Everyone knows that Jesus was crucified on Good Friday, right? And throughout the centuries we have always remembered His crucifixion on the Friday before Easter Sunday. But is that correct? Does the Bible support a Friday crucifixion? Or do the Feasts of the Lord point to another day? And what about Jesus' words? Is it possible the crucifixion was on Wednesday or Thursday? What does the Bible reveal? The biblical evidence for a Friday crucifixion is very weak. The primary support for it comes from this verse:
"And now when the even was come, because it was the preparation, that is, the day before the sabbath." (Mark 15:42)
Remember that the Jewish day began with the evening hours (at nightfall) and lasted until the end of the daylight hours (signified by nightfall of the next day). Therefore, the Jews weekly Sabbath began at nightfall on Saturday (which we would consider Friday night) and lasted until the end of the daytime hours on Saturday (which the Jews would consider the beginning of Sunday). It’s important to understand that their day was marked by "evening and morning" just as God declared it in creation (Genesis 1:5, 8, 13, 19, 23 31).
Every Sabbath had a day of preparation on the preceding day. It was a day to prepare for the coming Sabbath so no work would be done on that day. Mark 15:42 tells us that Jesus was crucified on the day of preparation, the day before the Sabbath. However, there are other Sabbaths in addition to the weekly Sabbath. The word "sabbath" means rest and God declared rest for His people with weekly Sabbaths and seven additional Holy Days of Convocation. Collectively, these Sabbaths are called “seasons” (Gen 1:14) or God’s appointed times (Leviticus 23:2) and they include:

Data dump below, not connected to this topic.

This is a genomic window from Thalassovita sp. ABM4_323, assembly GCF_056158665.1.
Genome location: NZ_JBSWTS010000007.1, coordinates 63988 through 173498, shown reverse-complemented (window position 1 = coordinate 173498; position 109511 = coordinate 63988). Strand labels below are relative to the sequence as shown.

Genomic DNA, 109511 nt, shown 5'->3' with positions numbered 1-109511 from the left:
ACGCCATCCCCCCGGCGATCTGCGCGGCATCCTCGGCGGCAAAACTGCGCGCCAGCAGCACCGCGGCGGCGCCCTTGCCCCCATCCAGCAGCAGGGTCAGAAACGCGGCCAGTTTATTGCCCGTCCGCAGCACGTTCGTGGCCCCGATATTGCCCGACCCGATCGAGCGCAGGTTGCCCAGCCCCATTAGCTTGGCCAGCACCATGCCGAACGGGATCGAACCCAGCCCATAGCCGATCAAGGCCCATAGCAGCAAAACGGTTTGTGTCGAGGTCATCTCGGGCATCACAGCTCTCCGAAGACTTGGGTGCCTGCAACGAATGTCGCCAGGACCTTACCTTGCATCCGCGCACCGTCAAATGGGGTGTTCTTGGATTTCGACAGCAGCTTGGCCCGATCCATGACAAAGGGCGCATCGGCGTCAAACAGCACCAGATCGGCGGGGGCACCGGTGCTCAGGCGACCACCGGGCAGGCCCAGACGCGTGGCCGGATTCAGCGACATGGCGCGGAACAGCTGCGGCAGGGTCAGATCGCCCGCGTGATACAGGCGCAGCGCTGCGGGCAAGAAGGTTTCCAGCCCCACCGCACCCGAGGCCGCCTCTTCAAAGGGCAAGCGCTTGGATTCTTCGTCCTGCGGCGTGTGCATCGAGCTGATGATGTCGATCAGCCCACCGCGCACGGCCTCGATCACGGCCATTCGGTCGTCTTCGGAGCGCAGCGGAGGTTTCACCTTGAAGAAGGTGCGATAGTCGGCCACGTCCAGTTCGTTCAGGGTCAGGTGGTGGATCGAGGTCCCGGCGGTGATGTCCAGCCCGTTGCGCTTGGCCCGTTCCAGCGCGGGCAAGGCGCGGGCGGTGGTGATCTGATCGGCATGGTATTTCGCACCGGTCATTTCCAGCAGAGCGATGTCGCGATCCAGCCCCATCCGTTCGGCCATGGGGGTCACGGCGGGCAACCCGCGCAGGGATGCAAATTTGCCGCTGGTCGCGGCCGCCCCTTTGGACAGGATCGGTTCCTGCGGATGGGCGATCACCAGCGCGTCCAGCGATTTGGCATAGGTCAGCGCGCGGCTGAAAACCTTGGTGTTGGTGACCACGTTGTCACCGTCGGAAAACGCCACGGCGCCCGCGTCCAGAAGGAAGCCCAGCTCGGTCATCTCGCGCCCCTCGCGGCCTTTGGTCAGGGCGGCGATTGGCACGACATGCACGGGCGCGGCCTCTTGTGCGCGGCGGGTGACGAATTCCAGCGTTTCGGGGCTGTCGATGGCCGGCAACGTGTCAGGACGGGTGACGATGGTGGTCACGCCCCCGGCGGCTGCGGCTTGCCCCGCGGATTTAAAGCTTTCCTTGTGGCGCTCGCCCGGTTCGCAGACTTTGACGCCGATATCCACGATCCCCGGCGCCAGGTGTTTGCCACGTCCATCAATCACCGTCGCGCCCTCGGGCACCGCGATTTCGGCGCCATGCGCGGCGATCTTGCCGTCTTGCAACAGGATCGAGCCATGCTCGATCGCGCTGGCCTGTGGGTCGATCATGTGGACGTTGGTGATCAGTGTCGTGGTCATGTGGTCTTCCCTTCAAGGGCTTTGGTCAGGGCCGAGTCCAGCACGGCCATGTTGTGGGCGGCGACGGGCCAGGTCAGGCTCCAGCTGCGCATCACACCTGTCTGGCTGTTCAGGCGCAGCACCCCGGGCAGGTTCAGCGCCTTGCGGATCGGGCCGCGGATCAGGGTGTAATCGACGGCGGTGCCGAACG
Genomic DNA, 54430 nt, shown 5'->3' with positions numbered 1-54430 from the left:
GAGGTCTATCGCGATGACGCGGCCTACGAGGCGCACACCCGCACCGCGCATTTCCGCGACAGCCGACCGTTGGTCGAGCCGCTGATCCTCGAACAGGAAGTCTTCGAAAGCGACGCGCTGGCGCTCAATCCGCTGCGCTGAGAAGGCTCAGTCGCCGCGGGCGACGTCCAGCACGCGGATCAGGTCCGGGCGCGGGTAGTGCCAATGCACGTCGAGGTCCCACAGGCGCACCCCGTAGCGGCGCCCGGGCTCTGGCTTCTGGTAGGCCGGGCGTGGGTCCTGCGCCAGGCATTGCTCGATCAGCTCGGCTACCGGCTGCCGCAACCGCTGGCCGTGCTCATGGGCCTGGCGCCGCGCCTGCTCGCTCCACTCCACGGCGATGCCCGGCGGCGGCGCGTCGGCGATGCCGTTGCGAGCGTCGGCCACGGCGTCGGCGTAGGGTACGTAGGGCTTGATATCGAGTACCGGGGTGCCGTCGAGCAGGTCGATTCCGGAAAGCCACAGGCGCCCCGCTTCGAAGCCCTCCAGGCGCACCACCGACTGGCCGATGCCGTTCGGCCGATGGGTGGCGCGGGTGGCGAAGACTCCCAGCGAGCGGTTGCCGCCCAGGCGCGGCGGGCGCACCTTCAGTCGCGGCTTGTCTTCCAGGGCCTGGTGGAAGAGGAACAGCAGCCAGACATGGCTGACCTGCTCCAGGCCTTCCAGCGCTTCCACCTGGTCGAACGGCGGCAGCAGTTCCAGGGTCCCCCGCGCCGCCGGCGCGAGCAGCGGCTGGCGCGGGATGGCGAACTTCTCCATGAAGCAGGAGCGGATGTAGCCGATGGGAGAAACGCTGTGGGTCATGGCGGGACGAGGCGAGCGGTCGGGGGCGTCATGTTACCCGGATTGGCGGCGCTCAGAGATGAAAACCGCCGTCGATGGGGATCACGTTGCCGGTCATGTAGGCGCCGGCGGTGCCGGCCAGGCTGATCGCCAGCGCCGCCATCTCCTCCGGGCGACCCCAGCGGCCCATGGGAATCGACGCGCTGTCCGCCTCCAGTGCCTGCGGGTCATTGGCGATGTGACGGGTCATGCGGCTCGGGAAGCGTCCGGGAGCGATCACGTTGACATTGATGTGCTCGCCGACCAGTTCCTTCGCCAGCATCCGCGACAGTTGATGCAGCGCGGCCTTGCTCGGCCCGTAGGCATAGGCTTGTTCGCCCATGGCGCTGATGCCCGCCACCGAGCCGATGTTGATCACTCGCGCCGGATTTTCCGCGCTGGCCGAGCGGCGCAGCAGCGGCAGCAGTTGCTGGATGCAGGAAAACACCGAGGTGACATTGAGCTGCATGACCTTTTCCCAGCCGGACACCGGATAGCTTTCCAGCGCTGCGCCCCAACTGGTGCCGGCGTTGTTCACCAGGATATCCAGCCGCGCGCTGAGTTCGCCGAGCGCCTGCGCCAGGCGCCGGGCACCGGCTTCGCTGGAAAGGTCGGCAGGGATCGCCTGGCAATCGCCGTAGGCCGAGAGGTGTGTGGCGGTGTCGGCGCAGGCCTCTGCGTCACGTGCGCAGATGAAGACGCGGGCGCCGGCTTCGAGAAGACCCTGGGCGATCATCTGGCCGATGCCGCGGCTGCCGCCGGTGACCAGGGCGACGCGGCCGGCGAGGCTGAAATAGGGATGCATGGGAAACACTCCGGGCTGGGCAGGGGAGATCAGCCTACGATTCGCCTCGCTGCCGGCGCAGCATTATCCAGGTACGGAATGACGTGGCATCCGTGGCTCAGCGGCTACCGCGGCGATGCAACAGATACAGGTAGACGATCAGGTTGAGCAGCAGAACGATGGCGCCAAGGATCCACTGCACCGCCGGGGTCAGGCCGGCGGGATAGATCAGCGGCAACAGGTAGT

52 weekly Sabbaths 7 days of Passover 1 Shavout, Feast of Weeks (Pentecost) 1 Yom Teruah (Feast of Trumpets) 1 Yom Kippur (Day of Atonement) 7 days of Sukkot (Feast of Tabernacles) 1 Shimini Atzeret (8th Day of Assembly) = 70 Sabbaths
The early church considered the reference to the Sabbath in Mark 15:42 to mean the weekly Sabbath and, since Jesus was crucified on the day of preparation, they assumed it to have taken place on Friday afternoon. The error in this logic is that the Sabbath referred to in Mark 15 is not the weekly Sabbath. It is clearly the Feast of Unleavened Bread, one the seven Holy Days of Passover.
This Feast of Unleavened Bread is also known as the Feast of the Passover, which was celebrated in remembrance of the Israelites being delivered from Egyptian bondage. This feast is set on Nisan 15 (Leviticus 23:6), which could fall on any day of the week. This feast day is a High Sabbath (a day of rest), also called a High Day and it was preceded with a day of preparation.